Ever since seeing him appear as a special guest on America’s greatest export My Super Sweet 16 years ago, it was only a matter of time when Pitbull would get noticed by the mainstream media. Planet Pit is the big dog’s sixth studio album, and first since becoming a huge star because of his collaborations with Jennifer Lopez, Ne-Yo, Usher, T-Pain, and a million more.
Planet Pit is essentially the source of music charts today, as it is full of hits that has notably been embedded in the skulls of unfortunate people through the millions upon millions of facebook status’ demanding strangers to ‘grab somebody sexy, tell them hey’ followed by a winky face to quickly diminish any hint of said person suggesting the idea to perform an attempted rape.
It’s difficult to review an album like this, simply because on one side it is full of the predictable elements and everything necessary to make a pop hit of 2011, synthesisers that go DOOSH DOOSH DOOSH and the occasional ‘wooww!’ aided by wonderful autotune. But the other half displays what is good about Pitbull, he has used his popularity to invite other hugely popular guests to sing on the record, and the result is fourteen tracks with have one moment that makes you go ‘oh it’s THAT song’. The other benefit to Planet Pit is that it’s every nightclubs/DJ’s wet dream, the amount of memorable pop hooks ranging from the ‘AYAH YAH YAH’ on Rain On Me to the chorus of Hotel Room Service, which is simply never going to fail on the dancefloor, to the point where it’s second nature to soundtrack a Pitbull track on top of a scene of wotsit-related girls drunk off vodka shots, beginning to grind her too-mature-for-this bits all over a jacked up ‘dude’ who’s wearing his intentionally too small t-shirt.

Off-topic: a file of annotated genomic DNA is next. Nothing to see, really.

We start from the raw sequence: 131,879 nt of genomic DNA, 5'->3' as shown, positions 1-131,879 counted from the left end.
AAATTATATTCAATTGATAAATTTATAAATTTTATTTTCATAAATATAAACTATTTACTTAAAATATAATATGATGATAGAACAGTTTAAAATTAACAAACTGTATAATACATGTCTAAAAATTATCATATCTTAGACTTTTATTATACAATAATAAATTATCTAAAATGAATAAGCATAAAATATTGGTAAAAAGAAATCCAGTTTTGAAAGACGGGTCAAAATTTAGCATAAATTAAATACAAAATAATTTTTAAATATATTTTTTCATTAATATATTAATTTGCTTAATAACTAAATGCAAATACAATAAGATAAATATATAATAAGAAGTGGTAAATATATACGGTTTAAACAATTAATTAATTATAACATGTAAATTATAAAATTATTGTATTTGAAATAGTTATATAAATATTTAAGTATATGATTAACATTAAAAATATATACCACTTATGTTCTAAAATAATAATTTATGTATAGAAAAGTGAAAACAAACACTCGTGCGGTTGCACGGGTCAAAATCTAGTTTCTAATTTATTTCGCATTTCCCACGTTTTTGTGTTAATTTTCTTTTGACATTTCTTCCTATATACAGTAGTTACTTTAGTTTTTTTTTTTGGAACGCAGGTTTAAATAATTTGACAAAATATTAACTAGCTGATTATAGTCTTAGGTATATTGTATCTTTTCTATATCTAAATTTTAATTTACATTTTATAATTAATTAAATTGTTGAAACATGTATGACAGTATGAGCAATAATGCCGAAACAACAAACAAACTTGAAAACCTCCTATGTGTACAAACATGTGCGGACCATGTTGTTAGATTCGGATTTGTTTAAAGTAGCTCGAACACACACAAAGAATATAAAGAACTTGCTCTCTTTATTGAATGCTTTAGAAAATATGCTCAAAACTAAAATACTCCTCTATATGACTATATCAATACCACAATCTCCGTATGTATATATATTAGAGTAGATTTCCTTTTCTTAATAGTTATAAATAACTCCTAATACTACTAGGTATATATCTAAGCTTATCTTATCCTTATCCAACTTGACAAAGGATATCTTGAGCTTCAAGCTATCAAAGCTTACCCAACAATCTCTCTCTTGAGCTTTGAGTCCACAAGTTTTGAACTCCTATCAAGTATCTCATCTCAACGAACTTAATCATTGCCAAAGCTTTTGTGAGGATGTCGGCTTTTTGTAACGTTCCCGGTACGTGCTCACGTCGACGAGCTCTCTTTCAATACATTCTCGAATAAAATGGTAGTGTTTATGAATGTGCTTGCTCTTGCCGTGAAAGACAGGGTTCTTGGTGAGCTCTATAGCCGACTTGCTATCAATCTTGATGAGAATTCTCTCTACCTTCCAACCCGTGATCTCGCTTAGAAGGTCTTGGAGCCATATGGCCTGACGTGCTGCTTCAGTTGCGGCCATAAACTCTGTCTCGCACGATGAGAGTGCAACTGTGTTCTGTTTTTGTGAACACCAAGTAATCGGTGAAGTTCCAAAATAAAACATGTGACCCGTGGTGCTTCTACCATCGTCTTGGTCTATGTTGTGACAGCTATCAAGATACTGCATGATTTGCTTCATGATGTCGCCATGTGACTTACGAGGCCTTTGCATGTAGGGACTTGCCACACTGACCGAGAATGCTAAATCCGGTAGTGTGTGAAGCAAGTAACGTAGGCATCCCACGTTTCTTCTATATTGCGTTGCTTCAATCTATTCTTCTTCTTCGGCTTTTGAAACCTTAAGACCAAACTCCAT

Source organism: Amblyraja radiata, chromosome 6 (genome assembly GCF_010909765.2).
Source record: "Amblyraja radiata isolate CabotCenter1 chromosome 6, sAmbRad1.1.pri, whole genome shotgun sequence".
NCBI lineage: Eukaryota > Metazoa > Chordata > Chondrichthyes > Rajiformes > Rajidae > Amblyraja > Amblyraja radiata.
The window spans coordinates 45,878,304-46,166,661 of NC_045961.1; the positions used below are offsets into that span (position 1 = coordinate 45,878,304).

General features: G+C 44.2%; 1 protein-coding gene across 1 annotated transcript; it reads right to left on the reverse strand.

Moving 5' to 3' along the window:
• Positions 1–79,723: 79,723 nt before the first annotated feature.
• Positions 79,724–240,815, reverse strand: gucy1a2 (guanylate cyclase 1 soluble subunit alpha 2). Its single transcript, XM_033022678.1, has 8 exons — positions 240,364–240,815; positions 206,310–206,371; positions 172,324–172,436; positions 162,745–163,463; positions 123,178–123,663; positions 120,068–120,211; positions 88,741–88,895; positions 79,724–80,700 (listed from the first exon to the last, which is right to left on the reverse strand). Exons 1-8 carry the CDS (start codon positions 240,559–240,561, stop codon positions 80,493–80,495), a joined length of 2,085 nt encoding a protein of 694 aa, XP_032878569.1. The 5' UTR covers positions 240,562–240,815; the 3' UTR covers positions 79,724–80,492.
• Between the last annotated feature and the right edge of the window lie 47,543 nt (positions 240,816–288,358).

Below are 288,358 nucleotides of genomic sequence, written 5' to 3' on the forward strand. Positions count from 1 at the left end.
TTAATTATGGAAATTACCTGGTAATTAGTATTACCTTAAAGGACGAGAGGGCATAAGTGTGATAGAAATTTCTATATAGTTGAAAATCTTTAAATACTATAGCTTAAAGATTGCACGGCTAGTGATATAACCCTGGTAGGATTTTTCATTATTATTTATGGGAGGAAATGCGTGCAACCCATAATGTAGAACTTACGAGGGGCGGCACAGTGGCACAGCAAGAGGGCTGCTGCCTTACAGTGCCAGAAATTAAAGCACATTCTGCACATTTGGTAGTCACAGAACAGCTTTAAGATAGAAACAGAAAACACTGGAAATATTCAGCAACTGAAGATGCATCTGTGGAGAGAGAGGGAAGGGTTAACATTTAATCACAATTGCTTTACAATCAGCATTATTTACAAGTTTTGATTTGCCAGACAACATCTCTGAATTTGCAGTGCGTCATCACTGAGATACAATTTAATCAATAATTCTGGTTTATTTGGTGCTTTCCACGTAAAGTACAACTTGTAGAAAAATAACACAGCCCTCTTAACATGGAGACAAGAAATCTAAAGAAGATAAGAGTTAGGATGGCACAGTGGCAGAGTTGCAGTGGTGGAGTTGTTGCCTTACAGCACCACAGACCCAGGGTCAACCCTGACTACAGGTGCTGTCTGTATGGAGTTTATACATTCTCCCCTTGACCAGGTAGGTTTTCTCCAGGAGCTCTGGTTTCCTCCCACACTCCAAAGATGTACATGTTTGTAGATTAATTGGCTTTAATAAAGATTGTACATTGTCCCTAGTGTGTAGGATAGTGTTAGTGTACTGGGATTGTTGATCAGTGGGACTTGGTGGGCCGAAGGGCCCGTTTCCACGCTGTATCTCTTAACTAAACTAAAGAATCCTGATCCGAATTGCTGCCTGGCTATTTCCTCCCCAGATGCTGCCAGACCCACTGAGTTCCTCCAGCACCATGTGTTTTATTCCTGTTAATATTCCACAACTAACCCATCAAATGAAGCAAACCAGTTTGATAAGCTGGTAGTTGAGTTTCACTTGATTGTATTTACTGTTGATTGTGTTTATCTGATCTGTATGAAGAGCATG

There is also the matter of context to think about here. We have Pitbull, a rapper who failed five times to become popular until today, calling himself ‘Mr.Worldwide’ at the beginning of the track, and then following up with calling ‘bitches’ to his room so he can go doggy style on them. All dog puns aside, maybe it is all about the booties and the boobies? This derogatory mindset of today’s mainstream rap seems to have been ignored for many years by the mass audience, maybe because of a nice beat, or a sing-a-long chorus, what happened to the days of talking about nice cars and respecting women? Chris Brown features on the album too; who funnily enough is relevant in this point; as everybody has seemingly forgot that he beat up former girlfriend Rihanna because well, he DID feature on that track with the pretty beat alongside Justin Bieber, so it’s okay.